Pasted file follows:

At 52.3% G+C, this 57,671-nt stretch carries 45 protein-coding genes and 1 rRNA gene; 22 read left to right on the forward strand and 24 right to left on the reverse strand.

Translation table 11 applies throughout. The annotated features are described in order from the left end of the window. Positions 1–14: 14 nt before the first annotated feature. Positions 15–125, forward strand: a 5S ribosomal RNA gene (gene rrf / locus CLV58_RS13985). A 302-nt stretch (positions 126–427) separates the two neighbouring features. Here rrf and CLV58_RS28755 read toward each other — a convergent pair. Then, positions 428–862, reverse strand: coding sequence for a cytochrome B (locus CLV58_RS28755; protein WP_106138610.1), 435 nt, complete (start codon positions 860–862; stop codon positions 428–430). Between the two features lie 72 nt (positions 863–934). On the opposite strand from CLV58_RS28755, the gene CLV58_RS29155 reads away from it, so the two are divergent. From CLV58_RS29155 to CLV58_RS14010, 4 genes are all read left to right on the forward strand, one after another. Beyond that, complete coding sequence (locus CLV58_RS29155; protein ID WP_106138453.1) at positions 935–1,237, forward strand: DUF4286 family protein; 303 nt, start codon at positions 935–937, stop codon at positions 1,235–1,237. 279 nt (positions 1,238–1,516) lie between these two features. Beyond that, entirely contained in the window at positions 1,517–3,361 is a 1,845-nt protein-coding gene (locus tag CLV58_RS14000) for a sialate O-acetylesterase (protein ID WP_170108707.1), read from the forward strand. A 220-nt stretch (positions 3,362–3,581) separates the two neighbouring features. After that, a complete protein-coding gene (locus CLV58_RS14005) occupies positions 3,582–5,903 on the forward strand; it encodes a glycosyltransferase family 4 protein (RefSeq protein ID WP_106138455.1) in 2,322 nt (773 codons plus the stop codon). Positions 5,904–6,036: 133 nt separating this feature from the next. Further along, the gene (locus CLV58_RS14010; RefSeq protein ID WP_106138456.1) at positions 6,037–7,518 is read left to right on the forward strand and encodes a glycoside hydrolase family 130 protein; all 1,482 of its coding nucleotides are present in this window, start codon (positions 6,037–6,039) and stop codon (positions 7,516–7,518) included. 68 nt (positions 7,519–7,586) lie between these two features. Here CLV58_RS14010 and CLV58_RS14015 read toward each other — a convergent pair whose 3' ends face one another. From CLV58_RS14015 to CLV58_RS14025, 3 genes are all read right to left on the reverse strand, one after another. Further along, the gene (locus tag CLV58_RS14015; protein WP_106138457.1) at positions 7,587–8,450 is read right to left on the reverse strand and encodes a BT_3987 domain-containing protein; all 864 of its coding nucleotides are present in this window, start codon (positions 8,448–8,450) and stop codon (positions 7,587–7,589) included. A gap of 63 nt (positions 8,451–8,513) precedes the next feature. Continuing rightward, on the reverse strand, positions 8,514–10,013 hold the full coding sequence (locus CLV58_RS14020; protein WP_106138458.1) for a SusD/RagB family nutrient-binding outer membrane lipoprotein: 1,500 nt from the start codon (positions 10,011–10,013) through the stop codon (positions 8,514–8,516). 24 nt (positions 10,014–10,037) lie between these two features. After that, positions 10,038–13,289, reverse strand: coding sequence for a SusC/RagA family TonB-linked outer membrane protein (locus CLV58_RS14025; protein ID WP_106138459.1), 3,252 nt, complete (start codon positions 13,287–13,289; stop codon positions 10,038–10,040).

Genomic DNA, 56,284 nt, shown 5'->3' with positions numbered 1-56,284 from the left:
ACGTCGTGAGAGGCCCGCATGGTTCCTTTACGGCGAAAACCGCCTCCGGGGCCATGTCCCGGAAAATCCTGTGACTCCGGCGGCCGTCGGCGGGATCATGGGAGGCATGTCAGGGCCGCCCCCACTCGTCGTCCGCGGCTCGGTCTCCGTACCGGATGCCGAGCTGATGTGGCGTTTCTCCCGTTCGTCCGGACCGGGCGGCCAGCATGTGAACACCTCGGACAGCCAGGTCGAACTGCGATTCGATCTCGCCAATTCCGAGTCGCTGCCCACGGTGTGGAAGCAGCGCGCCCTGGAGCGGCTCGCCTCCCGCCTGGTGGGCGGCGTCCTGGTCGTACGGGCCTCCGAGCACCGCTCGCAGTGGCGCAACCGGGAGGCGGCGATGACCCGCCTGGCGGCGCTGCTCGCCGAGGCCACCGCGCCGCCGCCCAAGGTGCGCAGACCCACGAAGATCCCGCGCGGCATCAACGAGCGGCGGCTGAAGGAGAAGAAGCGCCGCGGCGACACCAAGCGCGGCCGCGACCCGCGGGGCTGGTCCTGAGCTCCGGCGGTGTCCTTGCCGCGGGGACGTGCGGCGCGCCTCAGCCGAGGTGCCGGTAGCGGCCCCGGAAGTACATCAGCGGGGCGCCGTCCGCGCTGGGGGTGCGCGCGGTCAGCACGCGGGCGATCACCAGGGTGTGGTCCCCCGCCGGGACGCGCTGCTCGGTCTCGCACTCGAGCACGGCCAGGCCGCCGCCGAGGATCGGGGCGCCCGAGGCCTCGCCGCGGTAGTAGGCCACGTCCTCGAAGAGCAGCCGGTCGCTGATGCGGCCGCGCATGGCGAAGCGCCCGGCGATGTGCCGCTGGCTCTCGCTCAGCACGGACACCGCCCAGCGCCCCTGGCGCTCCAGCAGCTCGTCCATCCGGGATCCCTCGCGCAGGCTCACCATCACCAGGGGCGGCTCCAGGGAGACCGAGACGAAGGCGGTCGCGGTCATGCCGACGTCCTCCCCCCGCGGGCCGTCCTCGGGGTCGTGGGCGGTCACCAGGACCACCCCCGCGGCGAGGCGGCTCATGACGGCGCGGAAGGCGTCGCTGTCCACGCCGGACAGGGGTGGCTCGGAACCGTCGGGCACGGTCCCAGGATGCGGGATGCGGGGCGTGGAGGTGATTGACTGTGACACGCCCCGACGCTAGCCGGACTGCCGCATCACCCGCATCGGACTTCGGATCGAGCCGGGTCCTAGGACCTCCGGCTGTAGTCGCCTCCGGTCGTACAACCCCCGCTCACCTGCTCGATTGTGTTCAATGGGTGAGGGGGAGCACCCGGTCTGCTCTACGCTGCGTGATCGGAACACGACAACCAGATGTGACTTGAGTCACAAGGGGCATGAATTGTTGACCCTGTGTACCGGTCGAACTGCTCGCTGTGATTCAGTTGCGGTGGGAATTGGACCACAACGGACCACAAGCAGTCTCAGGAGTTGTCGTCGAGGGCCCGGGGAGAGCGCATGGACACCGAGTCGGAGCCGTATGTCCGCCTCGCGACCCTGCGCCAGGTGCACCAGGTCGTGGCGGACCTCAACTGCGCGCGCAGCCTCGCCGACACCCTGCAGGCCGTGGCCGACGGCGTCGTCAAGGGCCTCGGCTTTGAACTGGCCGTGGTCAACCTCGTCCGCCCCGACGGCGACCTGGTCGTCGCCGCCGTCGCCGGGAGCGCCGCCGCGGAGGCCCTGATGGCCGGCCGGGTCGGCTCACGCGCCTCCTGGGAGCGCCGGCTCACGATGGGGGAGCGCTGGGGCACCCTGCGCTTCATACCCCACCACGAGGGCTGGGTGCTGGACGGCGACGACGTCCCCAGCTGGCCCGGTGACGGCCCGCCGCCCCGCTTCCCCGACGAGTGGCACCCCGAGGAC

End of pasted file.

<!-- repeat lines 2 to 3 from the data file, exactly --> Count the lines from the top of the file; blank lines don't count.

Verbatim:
Translation table 11 applies throughout. The annotated features are described in order from the left end of the window. Positions 1–14: 14 nt before the first annotated feature. Positions 15–125, forward strand: a 5S ribosomal RNA gene (gene rrf / locus CLV58_RS13985). A 302-nt stretch (positions 126–427) separates the two neighbouring features. Here rrf and CLV58_RS28755 read toward each other — a convergent pair. Then, positions 428–862, reverse strand: coding sequence for a cytochrome B (locus CLV58_RS28755; protein WP_106138610.1), 435 nt, complete (start codon positions 860–862; stop codon positions 428–430). Between the two features lie 72 nt (positions 863–934). On the opposite strand from CLV58_RS28755, the gene CLV58_RS29155 reads away from it, so the two are divergent. From CLV58_RS29155 to CLV58_RS14010, 4 genes are all read left to right on the forward strand, one after another. Beyond that, complete coding sequence (locus CLV58_RS29155; protein ID WP_106138453.1) at positions 935–1,237, forward strand: DUF4286 family protein; 303 nt, start codon at positions 935–937, stop codon at positions 1,235–1,237. 279 nt (positions 1,238–1,516) lie between these two features. Beyond that, entirely contained in the window at positions 1,517–3,361 is a 1,845-nt protein-coding gene (locus tag CLV58_RS14000) for a sialate O-acetylesterase (protein ID WP_170108707.1), read from the forward strand. A 220-nt stretch (positions 3,362–3,581) separates the two neighbouring features. After that, a complete protein-coding gene (locus CLV58_RS14005) occupies positions 3,582–5,903 on the forward strand; it encodes a glycosyltransferase family 4 protein (RefSeq protein ID WP_106138455.1) in 2,322 nt (773 codons plus the stop codon). Positions 5,904–6,036: 133 nt separating this feature from the next. Further along, the gene (locus CLV58_RS14010; RefSeq protein ID WP_106138456.1) at positions 6,037–7,518 is read left to right on the forward strand and encodes a glycoside hydrolase family 130 protein; all 1,482 of its coding nucleotides are present in this window, start codon (positions 6,037–6,039) and stop codon (positions 7,516–7,518) included. 68 nt (positions 7,519–7,586) lie between these two features. Here CLV58_RS14010 and CLV58_RS14015 read toward each other — a convergent pair whose 3' ends face one another. From CLV58_RS14015 to CLV58_RS14025, 3 genes are all read right to left on the reverse strand, one after another. Further along, the gene (locus tag CLV58_RS14015; protein WP_106138457.1) at positions 7,587–8,450 is read right to left on the reverse strand and encodes a BT_3987 domain-containing protein; all 864 of its coding nucleotides are present in this window, start codon (positions 8,448–8,450) and stop codon (positions 7,587–7,589) included. A gap of 63 nt (positions 8,451–8,513) precedes the next feature. Continuing rightward, on the reverse strand, positions 8,514–10,013 hold the full coding sequence (locus CLV58_RS14020; protein WP_106138458.1) for a SusD/RagB family nutrient-binding outer membrane lipoprotein: 1,500 nt from the start codon (positions 10,011–10,013) through the stop codon (positions 8,514–8,516). 24 nt (positions 10,014–10,037) lie between these two features. After that, positions 10,038–13,289, reverse strand: coding sequence for a SusC/RagA family TonB-linked outer membrane protein (locus CLV58_RS14025; protein ID WP_106138459.1), 3,252 nt, complete (start codon positions 13,287–13,289; stop codon positions 10,038–10,040).

Genomic DNA, 56,284 nt, shown 5'->3' with positions numbered 1-56,284 from the left: